Obama Says He’ll Pursue ‘Grand Bargain’ After Election
In an interview with the Des Moines Register, President Barack Obama said he'll begin sequester talks right after the election, offering a package of spending cuts and tax increases as well as plans to reduce the costs of health care programs. Meanwhile, The Wall Street Journal reports that leaders of some of the nation's largest companies plan to pressure Congress to make a deal that would include tax increases as well as spending cuts.
The Washington Post: Obama Says He'll Renew Pursuit Of 'Grand Bargain,' Offering Specifics On Agenda
President Obama, criticized as failing to offer a vision for a potential second term, has begun sketching out his agenda with greater specificity in recent days, including a pledge to solve the nation's intractable budget problems within "the first six months." In an interview made public Wednesday, Obama said he would pursue a "grand bargain" with Republicans to tame the national debt and would quickly follow that with a push to overhaul the nation's immigration laws (Montgomery and Wallsten, 10/24).
Politico: W.H.: Obama Would Begin Sequester Talks Right After Election
President Barack Obama wants to get into negotiations to resolve sequestration and the fiscal cliff "right after the election," a senior White House adviser told reporters on Wednesday, following up on the president's assertion that Washington could reach a "grand bargain" in "six months." ... Obama made clear in the interview that after more than a year of partisan gridlock over the automatic defense budget cuts and the other top agenda items for a returning Congress, he believes an accord is possible. "I am absolutely confident that we can get what is the equivalent of the grand bargain that essentially I've been offering to the Republicans for a very long time, which is $2.50 worth of cuts for every dollar in spending, and work to reduce the costs of our health care programs," the president said (Mak, 10/24).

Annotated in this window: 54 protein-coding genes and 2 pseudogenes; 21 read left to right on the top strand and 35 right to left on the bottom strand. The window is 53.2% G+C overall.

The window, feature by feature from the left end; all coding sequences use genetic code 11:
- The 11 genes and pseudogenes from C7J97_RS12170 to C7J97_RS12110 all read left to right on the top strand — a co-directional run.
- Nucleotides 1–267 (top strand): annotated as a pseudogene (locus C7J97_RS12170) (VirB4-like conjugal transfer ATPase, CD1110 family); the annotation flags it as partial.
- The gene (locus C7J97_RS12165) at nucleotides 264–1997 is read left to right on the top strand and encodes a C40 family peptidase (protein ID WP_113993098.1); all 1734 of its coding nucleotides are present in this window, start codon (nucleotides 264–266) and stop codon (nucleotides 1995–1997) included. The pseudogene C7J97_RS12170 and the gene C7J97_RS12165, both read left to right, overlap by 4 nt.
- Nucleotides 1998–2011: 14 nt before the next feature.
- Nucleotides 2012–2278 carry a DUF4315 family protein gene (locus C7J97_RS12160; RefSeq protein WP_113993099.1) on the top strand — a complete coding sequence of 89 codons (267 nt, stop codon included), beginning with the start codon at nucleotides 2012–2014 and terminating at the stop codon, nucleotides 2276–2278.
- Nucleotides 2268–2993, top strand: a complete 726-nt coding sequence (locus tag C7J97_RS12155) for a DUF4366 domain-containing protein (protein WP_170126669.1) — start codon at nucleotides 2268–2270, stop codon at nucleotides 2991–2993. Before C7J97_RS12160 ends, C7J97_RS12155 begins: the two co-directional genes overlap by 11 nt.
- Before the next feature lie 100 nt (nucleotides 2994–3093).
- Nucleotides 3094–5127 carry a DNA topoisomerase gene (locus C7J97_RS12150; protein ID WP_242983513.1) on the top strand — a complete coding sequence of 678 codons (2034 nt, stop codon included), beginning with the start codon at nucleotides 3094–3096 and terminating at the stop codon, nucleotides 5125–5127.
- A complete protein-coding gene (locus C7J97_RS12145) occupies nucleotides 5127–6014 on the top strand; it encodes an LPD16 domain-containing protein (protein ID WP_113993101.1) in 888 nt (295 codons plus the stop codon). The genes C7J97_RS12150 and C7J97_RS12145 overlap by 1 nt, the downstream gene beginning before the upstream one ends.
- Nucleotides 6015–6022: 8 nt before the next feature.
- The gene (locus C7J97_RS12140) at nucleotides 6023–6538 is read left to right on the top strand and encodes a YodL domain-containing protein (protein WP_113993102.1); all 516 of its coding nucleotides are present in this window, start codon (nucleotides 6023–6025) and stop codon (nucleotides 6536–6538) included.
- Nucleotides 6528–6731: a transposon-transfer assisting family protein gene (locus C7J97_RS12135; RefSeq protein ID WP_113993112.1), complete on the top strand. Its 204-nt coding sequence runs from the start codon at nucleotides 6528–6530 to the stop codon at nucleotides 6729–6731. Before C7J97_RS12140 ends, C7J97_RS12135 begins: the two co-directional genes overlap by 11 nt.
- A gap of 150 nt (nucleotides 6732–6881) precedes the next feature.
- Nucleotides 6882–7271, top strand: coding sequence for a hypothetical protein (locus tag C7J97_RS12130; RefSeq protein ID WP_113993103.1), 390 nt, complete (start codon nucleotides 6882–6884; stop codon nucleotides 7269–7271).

The Wall Street Journal: CEOs Call For Deficit Attention
Chief executives of more than 80 big-name U.S. corporations, from Aetna Inc. to Weyerhaeuser Co., are banding together to pressure Congress to reduce the federal deficit with tax-revenue increases as well as spending cuts. The CEOs, in a statement to be released on Thursday, say any fiscal plan "that can succeed both financially and politically" has to limit the growth of health-care spending, make Social Security solvent and "include comprehensive and pro-growth tax reform, which broadens the base, lowers rates, raises revenues and reduces the deficit" (Wessel, 10/25).